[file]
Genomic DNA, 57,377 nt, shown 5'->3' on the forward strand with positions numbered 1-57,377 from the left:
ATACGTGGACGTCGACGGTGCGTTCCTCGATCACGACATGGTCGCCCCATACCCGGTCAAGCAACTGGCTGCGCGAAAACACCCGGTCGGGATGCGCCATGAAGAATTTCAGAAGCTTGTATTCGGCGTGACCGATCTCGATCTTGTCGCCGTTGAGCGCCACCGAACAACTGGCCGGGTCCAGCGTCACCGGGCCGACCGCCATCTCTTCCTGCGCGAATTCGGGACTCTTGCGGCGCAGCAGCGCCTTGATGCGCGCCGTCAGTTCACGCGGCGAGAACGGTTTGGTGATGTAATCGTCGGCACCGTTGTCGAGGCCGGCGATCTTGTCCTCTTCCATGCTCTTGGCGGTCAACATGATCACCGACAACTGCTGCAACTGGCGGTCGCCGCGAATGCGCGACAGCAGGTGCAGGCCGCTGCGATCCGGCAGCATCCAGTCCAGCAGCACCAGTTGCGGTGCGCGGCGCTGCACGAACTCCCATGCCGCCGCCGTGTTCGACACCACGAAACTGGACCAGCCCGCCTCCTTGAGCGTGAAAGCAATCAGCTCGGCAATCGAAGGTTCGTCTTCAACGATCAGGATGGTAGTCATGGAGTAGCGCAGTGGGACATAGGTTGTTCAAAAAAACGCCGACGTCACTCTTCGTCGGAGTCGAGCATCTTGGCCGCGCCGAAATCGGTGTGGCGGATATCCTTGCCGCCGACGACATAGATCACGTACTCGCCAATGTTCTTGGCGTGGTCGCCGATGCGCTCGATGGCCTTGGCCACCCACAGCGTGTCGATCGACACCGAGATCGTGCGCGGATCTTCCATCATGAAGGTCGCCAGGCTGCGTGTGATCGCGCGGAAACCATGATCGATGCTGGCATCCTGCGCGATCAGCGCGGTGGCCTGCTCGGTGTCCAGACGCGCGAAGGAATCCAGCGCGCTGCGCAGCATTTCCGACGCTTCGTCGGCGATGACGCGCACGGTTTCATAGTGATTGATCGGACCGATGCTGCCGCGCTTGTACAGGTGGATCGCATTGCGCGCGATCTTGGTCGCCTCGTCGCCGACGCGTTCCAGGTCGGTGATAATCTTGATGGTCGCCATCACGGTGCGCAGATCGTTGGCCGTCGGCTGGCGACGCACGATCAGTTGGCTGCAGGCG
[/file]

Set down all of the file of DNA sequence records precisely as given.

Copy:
Genomic DNA, 57,377 nt, shown 5'->3' on the forward strand with positions numbered 1-57,377 from the left:
ATACGTGGACGTCGACGGTGCGTTCCTCGATCACGACATGGTCGCCCCATACCCGGTCAAGCAACTGGCTGCGCGAAAACACCCGGTCGGGATGCGCCATGAAGAATTTCAGAAGCTTGTATTCGGCGTGACCGATCTCGATCTTGTCGCCGTTGAGCGCCACCGAACAACTGGCCGGGTCCAGCGTCACCGGGCCGACCGCCATCTCTTCCTGCGCGAATTCGGGACTCTTGCGGCGCAGCAGCGCCTTGATGCGCGCCGTCAGTTCACGCGGCGAGAACGGTTTGGTGATGTAATCGTCGGCACCGTTGTCGAGGCCGGCGATCTTGTCCTCTTCCATGCTCTTGGCGGTCAACATGATCACCGACAACTGCTGCAACTGGCGGTCGCCGCGAATGCGCGACAGCAGGTGCAGGCCGCTGCGATCCGGCAGCATCCAGTCCAGCAGCACCAGTTGCGGTGCGCGGCGCTGCACGAACTCCCATGCCGCCGCCGTGTTCGACACCACGAAACTGGACCAGCCCGCCTCCTTGAGCGTGAAAGCAATCAGCTCGGCAATCGAAGGTTCGTCTTCAACGATCAGGATGGTAGTCATGGAGTAGCGCAGTGGGACATAGGTTGTTCAAAAAAACGCCGACGTCACTCTTCGTCGGAGTCGAGCATCTTGGCCGCGCCGAAATCGGTGTGGCGGATATCCTTGCCGCCGACGACATAGATCACGTACTCGCCAATGTTCTTGGCGTGGTCGCCGATGCGCTCGATGGCCTTGGCCACCCACAGCGTGTCGATCGACACCGAGATCGTGCGCGGATCTTCCATCATGAAGGTCGCCAGGCTGCGTGTGATCGCGCGGAAACCATGATCGATGCTGGCATCCTGCGCGATCAGCGCGGTGGCCTGCTCGGTGTCCAGACGCGCGAAGGAATCCAGCGCGCTGCGCAGCATTTCCGACGCTTCGTCGGCGATGACGCGCACGGTTTCATAGTGATTGATCGGACCGATGCTGCCGCGCTTGTACAGGTGGATCGCATTGCGCGCGATCTTGGTCGCCTCGTCGCCGACGCGTTCCAGGTCGGTGATAATCTTGATGGTCGCCATCACGGTGCGCAGATCGTTGGCCGTCGGCTGGCGACGCACGATCAGTTGGCTGCAGGCG